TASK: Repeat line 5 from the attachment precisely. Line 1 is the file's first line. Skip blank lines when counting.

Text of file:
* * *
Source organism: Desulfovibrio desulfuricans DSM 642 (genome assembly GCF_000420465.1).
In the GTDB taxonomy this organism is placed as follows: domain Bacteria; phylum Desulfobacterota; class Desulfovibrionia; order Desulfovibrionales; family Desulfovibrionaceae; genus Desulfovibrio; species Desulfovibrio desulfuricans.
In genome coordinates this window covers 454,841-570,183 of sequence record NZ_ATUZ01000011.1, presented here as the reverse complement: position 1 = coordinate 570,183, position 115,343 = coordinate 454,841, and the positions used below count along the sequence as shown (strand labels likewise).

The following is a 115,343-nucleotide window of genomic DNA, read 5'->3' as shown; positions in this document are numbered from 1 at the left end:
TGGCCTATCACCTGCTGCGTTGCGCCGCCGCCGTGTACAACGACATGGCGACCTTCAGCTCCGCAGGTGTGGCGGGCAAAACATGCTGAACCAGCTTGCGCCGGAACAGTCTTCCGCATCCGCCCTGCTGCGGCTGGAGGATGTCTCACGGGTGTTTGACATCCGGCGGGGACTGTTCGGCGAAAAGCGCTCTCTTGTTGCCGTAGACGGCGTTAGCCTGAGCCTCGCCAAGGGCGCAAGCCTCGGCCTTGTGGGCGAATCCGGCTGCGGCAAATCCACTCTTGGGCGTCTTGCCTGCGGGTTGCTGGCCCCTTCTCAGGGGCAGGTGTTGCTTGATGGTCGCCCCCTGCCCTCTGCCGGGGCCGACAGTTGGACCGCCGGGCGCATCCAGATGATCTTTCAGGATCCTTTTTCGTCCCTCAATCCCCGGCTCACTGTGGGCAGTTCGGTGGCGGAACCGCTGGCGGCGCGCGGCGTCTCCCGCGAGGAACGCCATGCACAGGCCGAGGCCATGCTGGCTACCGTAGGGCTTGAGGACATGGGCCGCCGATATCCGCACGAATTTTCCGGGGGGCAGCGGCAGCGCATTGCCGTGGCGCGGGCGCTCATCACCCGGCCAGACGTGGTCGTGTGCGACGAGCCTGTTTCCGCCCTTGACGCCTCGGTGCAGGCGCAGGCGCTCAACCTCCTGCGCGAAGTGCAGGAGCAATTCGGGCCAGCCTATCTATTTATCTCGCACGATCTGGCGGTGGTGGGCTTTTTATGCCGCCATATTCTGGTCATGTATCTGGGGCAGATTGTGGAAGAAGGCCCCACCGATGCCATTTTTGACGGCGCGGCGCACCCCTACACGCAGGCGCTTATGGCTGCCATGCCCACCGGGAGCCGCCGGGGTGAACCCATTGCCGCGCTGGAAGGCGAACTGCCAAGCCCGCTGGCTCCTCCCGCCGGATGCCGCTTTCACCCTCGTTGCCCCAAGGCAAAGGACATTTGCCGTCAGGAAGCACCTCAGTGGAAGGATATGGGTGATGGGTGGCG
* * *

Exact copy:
TGGCCTATCACCTGCTGCGTTGCGCCGCCGCCGTGTACAACGACATGGCGACCTTCAGCTCCGCAGGTGTGGCGGGCAAAACATGCTGAACCAGCTTGCGCCGGAACAGTCTTCCGCATCCGCCCTGCTGCGGCTGGAGGATGTCTCACGGGTGTTTGACATCCGGCGGGGACTGTTCGGCGAAAAGCGCTCTCTTGTTGCCGTAGACGGCGTTAGCCTGAGCCTCGCCAAGGGCGCAAGCCTCGGCCTTGTGGGCGAATCCGGCTGCGGCAAATCCACTCTTGGGCGTCTTGCCTGCGGGTTGCTGGCCCCTTCTCAGGGGCAGGTGTTGCTTGATGGTCGCCCCCTGCCCTCTGCCGGGGCCGACAGTTGGACCGCCGGGCGCATCCAGATGATCTTTCAGGATCCTTTTTCGTCCCTCAATCCCCGGCTCACTGTGGGCAGTTCGGTGGCGGAACCGCTGGCGGCGCGCGGCGTCTCCCGCGAGGAACGCCATGCACAGGCCGAGGCCATGCTGGCTACCGTAGGGCTTGAGGACATGGGCCGCCGATATCCGCACGAATTTTCCGGGGGGCAGCGGCAGCGCATTGCCGTGGCGCGGGCGCTCATCACCCGGCCAGACGTGGTCGTGTGCGACGAGCCTGTTTCCGCCCTTGACGCCTCGGTGCAGGCGCAGGCGCTCAACCTCCTGCGCGAAGTGCAGGAGCAATTCGGGCCAGCCTATCTATTTATCTCGCACGATCTGGCGGTGGTGGGCTTTTTATGCCGCCATATTCTGGTCATGTATCTGGGGCAGATTGTGGAAGAAGGCCCCACCGATGCCATTTTTGACGGCGCGGCGCACCCCTACACGCAGGCGCTTATGGCTGCCATGCCCACCGGGAGCCGCCGGGGTGAACCCATTGCCGCGCTGGAAGGCGAACTGCCAAGCCCGCTGGCTCCTCCCGCCGGATGCCGCTTTCACCCTCGTTGCCCCAAGGCAAAGGACATTTGCCGTCAGGAAGCACCTCAGTGGAAGGATATGGGTGATGGGTGGCG